If you have read our passage, you see Isaiah’s words are intended to bind men to judgement; yet in other places, this same prophet makes pronouncements of liberty, which the Messiah Himself will adopt as His mission statement. These will bond men to redemption;

The Lord has anointed me to bring good news to the afflicted; He has sent me to bind up the brokenhearted, to proclaim liberty to captives and freedom to prisoners; to proclaim the favorable year of the Lord and the day of vengeance of our God; to comfort all who mourn, to grant those who mourn in Zion, giving them a garland instead of ashes, the oil of gladness instead of mourning, the mantle of praise instead of a spirit of fainting. So they will be called oaks of righteousness, the planting of the Lord, that He may be glorified. Then they will rebuild the ancient ruins, they will raise up the former devastations; and they will repair the ruined cities, the desolations of many generationsIsaiah 61:1-4 NASB

I believe Isaiah’s hard words were spoken to the Jewish people, not us. God was done with them, at least for the time being. With us, He has just begun. We are a part of the new creation – God putting things right. They too had stolen His heart, but He was going to come at them again later, from another direction—the New Covenant—and He would use a people who might show them what Yahweh had intended. This is the mission of His Son, in us, and He shall win the battle.

Father, we pray that flesh would not prevail. In Your mercy, end the revolt. Resolve this matter in Your Son. In us, through us, reestablish commerce between heaven and earth. Once the necessary demolition is complete, let us see the holy seed prevail. May this earth soon behold us as the mighty oaks of righteousness, the planting of the Lord, that You may be glorified. Amen.

 

 

God’s Voice (Thursday)—I Kings 19:1-13

To my precious grandchildren, Gracyn, Hallie, Sullivan, Hudson, and soon to be, Shepherd,

One day you will be old enough to read what Crank Pop (see yesterday’s MwM post) has been writing to you. In the event that you ever wonder why he wrote, here’s an explanation.

When I write I am learning. Forcing myself to grasp something well enough to express it in words takes me through a process of thought and consideration that helps me take some ownership of the concepts (which is essential if I am to live them out). I think of writing as meditation with a crutch. It may even be more appropriate to just call my ramblings rumination in print. I would encourage you to experiment with writing to see what it might yield; I will share how I go about it most mornings.

As I think about this process, I realize that I am always reading scripture on two levels and that the activity on those levels is underway concurrently. I will start by describing what I perceive to be going on at the level of my mind. I will typically read a passage through several times, often in different translations. At the outset I am just trying to get the story straight. As a young Christian I was encouraged to ask lots of questions such as: Who is speaking? Who are they speaking to? What are these people’s circumstances? What is the relationship of the speaker to his audience?  What has prompted this communication?  These questions always produce more questions, new trails to follow. Because there are typically so many, the trick becomes choosing the right ones.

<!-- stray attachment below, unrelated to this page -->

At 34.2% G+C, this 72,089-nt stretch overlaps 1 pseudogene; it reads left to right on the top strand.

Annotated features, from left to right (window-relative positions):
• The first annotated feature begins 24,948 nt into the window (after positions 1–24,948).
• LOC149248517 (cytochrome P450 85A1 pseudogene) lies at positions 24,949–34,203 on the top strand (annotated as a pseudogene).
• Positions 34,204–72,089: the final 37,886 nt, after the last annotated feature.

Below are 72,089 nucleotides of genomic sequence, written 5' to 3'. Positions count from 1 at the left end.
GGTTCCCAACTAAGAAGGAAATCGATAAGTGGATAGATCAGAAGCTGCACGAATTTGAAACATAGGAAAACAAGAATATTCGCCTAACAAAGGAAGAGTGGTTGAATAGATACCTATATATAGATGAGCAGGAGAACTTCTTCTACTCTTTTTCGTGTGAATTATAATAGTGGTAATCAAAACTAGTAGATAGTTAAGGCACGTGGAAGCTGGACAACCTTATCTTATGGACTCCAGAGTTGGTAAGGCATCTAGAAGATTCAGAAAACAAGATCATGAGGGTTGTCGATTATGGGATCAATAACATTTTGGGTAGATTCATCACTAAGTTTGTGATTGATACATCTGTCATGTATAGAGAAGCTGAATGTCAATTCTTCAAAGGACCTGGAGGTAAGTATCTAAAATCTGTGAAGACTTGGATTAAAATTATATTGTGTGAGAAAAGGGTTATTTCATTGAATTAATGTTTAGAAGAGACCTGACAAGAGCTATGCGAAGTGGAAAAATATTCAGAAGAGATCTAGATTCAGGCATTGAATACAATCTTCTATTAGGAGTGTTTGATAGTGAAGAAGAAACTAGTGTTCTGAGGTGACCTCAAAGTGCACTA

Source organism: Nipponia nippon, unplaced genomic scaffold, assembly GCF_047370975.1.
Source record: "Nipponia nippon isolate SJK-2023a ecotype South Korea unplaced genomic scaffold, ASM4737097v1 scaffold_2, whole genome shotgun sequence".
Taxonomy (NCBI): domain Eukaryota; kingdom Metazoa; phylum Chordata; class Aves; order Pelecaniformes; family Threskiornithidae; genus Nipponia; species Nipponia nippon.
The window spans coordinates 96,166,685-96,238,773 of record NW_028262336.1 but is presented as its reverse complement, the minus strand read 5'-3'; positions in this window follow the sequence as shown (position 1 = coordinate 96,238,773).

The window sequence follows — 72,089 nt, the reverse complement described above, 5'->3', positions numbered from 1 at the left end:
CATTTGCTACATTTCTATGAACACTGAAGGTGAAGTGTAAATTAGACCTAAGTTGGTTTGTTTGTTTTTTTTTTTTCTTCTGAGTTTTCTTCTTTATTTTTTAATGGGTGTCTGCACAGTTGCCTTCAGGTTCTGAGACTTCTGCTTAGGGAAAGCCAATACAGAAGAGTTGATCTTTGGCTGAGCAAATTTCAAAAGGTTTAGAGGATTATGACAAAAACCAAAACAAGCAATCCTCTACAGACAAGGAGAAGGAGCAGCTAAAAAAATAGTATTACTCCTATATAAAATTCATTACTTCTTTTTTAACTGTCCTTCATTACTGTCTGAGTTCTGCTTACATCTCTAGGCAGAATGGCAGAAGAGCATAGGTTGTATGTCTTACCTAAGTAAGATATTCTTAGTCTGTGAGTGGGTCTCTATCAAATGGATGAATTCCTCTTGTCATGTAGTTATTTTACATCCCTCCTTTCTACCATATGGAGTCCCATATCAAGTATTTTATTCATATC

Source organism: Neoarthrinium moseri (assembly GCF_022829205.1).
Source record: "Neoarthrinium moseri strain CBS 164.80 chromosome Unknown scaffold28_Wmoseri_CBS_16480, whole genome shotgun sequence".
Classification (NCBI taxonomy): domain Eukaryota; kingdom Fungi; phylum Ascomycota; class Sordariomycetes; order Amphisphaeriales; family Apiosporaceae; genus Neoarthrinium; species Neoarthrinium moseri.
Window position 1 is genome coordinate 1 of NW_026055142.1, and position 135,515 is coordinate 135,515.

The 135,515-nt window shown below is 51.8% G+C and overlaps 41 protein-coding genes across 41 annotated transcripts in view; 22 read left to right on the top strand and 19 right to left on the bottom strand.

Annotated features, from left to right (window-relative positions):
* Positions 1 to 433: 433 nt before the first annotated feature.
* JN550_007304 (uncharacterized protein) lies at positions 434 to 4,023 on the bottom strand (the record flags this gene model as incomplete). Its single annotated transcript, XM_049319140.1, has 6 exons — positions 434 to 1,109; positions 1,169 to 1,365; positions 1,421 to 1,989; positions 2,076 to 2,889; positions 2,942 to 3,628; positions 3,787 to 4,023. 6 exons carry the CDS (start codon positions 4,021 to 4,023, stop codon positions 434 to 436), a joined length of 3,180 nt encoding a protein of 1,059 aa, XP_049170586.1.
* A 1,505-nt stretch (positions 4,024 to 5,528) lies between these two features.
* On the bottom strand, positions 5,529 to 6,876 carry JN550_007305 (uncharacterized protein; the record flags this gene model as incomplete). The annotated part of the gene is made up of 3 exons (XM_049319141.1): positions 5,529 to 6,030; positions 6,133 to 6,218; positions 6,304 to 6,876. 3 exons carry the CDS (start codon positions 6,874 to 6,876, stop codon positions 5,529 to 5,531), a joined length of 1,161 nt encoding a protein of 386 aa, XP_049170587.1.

Even though the process feels a bit mechanical at first, it quickly changes as things, at a deeper level, kick in. At this level, which I will call my spirit, things are more personal than academic. In this space, between the Lord and myself there is an understanding (more keenly on his side than mine no doubt) that my heart belongs to him, and because of this, he has permission in advance to question, reprove, teach, encourage, and train me with his Truth.

When I think about scripture, I don’t think of it as just being truthful. I think that narrow way of thinking about it allows it to be co-opted by the-powers-that-be (the world, the flesh, and the devil) to use in their classic right-versus-wrong ploy. They probably don’t sleep, but if they did, the demons probably wake up and plan their first meal. Perhaps Wormwood asks the team, “Among our assignments today, how can we best divide men from God and from each other?” With a proud smirk, some hungry specter weighs in, “I make a proposal we use Our Father Below’s proven right-versus-wrong ploy.” The demons all bow in mock reverence and say, “Amen brother.” They know exactly where they will be dining for lunch–the local church, a place that has provided (in their defense of doctrinal purity) a steady crop of proud, wounded, rigid wineskins for centuries.

Later that day around the table, dining contentedly on the decaying remnants of religious flesh, Slimejob comments, “You know, I don’t know that I have tasted anything quite so exquisite since Caiaphas. I just love the almost-crunchy texture.”